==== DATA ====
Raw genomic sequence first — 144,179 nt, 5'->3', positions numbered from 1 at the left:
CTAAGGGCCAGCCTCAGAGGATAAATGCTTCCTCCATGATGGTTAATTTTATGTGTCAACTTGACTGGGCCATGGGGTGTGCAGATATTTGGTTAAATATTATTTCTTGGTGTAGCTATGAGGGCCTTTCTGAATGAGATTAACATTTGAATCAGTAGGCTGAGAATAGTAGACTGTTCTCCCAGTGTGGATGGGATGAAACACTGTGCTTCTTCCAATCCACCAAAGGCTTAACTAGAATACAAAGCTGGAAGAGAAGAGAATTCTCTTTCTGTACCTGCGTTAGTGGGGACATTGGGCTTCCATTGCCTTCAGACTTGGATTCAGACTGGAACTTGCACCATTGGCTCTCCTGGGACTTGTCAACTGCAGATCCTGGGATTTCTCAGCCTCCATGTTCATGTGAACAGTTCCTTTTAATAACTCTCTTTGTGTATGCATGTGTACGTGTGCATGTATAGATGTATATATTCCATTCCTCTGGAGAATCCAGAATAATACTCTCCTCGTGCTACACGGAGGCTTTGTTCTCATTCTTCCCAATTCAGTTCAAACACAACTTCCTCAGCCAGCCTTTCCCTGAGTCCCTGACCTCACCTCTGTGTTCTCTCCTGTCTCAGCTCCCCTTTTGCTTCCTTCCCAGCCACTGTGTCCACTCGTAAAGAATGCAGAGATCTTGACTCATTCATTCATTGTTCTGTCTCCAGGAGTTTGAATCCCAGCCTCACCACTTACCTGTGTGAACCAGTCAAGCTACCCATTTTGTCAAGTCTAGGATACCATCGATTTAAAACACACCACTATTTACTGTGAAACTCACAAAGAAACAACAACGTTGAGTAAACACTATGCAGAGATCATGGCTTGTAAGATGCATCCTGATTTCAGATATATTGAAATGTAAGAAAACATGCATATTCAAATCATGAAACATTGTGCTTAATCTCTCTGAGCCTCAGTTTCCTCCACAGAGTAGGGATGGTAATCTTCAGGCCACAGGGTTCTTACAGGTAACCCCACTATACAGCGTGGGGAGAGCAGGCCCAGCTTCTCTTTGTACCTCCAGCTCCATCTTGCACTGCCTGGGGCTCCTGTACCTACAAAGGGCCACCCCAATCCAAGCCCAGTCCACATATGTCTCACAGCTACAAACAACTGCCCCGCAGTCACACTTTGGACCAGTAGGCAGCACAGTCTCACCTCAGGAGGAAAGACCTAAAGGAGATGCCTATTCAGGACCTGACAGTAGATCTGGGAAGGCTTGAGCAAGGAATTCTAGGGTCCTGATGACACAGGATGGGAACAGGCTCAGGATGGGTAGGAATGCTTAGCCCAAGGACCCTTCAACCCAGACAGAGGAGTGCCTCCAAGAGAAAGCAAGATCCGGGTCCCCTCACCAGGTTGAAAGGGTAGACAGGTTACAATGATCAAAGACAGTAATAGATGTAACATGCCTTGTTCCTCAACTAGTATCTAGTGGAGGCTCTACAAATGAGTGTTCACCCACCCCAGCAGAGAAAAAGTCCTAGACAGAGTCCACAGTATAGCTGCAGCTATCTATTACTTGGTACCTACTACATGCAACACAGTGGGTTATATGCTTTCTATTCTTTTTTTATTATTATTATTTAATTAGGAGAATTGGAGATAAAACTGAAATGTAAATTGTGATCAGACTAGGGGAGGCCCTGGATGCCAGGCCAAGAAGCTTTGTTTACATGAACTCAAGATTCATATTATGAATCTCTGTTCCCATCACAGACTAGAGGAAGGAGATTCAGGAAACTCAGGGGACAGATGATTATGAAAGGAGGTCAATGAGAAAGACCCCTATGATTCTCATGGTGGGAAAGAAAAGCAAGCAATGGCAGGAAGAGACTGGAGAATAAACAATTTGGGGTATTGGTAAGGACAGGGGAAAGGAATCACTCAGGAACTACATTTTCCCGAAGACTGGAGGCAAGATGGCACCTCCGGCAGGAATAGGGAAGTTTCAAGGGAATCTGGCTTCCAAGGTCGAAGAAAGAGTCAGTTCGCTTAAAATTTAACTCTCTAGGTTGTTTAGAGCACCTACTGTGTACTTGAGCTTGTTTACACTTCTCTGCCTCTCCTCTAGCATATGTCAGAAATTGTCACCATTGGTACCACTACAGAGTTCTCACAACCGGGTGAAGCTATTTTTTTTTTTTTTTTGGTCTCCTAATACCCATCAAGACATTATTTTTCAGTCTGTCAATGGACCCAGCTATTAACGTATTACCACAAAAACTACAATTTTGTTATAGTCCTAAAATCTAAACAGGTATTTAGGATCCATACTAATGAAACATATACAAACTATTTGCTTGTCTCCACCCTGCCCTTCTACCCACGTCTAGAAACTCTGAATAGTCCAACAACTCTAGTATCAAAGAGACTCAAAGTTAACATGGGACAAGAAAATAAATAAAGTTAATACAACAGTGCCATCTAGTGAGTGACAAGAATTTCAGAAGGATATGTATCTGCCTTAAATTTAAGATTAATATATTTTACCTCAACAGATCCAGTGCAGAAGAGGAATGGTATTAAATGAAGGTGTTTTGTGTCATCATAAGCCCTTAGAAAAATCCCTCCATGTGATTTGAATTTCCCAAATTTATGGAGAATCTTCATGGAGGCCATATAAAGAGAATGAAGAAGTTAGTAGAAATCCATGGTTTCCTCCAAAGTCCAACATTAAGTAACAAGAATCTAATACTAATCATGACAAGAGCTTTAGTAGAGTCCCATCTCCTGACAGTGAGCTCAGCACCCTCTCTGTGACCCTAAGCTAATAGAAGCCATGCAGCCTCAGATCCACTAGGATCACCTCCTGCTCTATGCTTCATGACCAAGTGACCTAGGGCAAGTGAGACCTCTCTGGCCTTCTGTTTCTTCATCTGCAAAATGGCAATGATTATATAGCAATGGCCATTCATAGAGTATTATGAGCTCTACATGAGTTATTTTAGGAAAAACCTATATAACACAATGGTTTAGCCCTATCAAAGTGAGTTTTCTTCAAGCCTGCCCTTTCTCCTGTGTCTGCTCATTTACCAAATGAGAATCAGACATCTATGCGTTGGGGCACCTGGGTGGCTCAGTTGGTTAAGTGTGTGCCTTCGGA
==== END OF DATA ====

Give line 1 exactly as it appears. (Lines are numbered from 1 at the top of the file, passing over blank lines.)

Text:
Raw genomic sequence first — 144,179 nt, 5'->3', positions numbered from 1 at the left: